The scene was elegant, respectful, and deeply touching, a testament to the power of shared wisdom and collective compassion. But despite the beauty of the setting, I couldn't shake my overwhelming fear. My nervousness, inexperience, and insecurities manifested visibly through sweaty hands, shaky legs, and flushed skin. I felt utterly inadequate to represent the spiritual views of my nature-based belief system in the presence of these well-respected spiritual leaders from diverse cultural backgrounds.
To find some semblance of comfort, I clung to the notes in my hand as if they could hold me upright on that daunting stage. Yet, these same notes, which were meant to offer solace, made me feel like an impostor. Not a single one of the other speakers had notes; they spoke from their hearts, their words flowing with vibrancy and confidence. As each one took the stage, I could feel the depth of their connection to the words they shared, their passion, their conviction, their love. And in the embrace of their stories, the families in the audience found solace and strength.
The moment arrived when the church darkened once more, and the voice asked a question that sent a jolt of panic through me: "What does a pagan experience when they die?" The spotlight descended upon me, and I glanced at my notes, hoping for guidance. But in that instant, something extraordinary happened. The notes blurred into insignificance, rendered indistinct by the piercing spotlight. I couldn't see a thing, and the words I had meticulously prepared had abandoned me.
In that moment of vulnerability, I took a deep breath, and with my heart pounding, I looked into the darkness, searching for where my mother was sitting. Then, I spoke from the depths of my soul, a voice emerging from a place I hadn't known existed. I was both the person on the stage and an observer, as if I were witnessing this moment happening to someone else. The words that flowed from my mouth were calm, almost lyrical, carrying a sense of authenticity and vulnerability.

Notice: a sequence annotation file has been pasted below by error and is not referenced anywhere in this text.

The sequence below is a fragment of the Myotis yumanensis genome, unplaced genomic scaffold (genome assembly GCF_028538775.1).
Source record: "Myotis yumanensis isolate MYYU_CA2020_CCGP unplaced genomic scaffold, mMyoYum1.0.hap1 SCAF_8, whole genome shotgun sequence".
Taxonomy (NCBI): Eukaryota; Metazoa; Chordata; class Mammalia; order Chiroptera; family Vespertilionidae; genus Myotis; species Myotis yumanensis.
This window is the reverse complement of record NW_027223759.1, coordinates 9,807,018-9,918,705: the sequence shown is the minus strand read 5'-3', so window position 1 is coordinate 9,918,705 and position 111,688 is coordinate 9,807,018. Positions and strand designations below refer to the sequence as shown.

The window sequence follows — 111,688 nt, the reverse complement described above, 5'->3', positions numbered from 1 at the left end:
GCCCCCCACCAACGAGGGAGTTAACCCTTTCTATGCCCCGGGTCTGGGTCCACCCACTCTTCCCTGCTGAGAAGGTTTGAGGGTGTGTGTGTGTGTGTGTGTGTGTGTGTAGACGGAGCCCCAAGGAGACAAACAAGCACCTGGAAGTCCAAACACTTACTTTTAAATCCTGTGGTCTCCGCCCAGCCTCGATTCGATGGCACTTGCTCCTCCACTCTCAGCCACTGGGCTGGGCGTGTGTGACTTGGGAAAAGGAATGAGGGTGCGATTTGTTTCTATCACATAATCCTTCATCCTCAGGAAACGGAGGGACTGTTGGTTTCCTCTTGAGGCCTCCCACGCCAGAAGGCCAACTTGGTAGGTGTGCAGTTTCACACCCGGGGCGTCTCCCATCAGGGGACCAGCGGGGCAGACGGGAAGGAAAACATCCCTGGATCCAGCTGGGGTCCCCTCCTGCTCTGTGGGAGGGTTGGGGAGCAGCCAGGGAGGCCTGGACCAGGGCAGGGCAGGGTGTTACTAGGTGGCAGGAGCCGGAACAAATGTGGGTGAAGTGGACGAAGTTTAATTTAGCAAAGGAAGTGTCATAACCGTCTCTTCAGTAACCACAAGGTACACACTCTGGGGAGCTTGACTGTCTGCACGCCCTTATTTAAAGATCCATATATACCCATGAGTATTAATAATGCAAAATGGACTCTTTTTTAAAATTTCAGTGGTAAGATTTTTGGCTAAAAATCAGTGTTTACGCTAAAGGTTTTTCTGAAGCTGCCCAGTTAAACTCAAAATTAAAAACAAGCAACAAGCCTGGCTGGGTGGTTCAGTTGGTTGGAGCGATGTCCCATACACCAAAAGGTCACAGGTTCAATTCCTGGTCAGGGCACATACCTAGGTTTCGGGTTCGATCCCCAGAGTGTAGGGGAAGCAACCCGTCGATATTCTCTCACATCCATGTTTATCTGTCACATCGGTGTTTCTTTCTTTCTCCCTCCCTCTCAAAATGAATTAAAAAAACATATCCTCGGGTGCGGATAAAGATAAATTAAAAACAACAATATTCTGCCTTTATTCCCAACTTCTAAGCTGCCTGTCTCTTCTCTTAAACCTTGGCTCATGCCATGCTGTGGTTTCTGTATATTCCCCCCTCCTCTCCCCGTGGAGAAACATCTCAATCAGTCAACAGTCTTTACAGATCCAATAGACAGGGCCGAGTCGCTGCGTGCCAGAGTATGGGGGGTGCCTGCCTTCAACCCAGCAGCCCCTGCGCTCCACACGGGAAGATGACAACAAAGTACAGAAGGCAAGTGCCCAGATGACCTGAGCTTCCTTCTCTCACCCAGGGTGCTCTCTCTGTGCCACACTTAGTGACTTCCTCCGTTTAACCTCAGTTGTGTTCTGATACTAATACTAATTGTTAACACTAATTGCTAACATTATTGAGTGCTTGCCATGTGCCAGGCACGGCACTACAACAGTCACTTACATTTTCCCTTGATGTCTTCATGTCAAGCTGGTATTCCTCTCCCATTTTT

Afterward, many came up to express their gratitude for my words, offering hugs, asking questions, and sharing memories of loved ones lost to AIDS. Each of the spiritual leaders held my hand, thanking me for being there. My mother, in her infinite wisdom and boundless love, called me a goddess and expressed her pride in me. I have no recollection of the specifics of what I said that night, but it wasn't about the exact words. It was about being present. It was about supporting and loving others. It was about my friend living with HIV. It was about setting aside ego, fear, and trivial concerns like what to wear, so that we could all be present in that profound moment of connection.
And in the end, what I learned was that sometimes, the most profound moments occur when we step into the unknown, guided by love and driven by a desire to make a difference, no matter how unprepared we may feel. It's when we find the courage to speak from the heart, even when the words themselves seem to vanish into the darkness.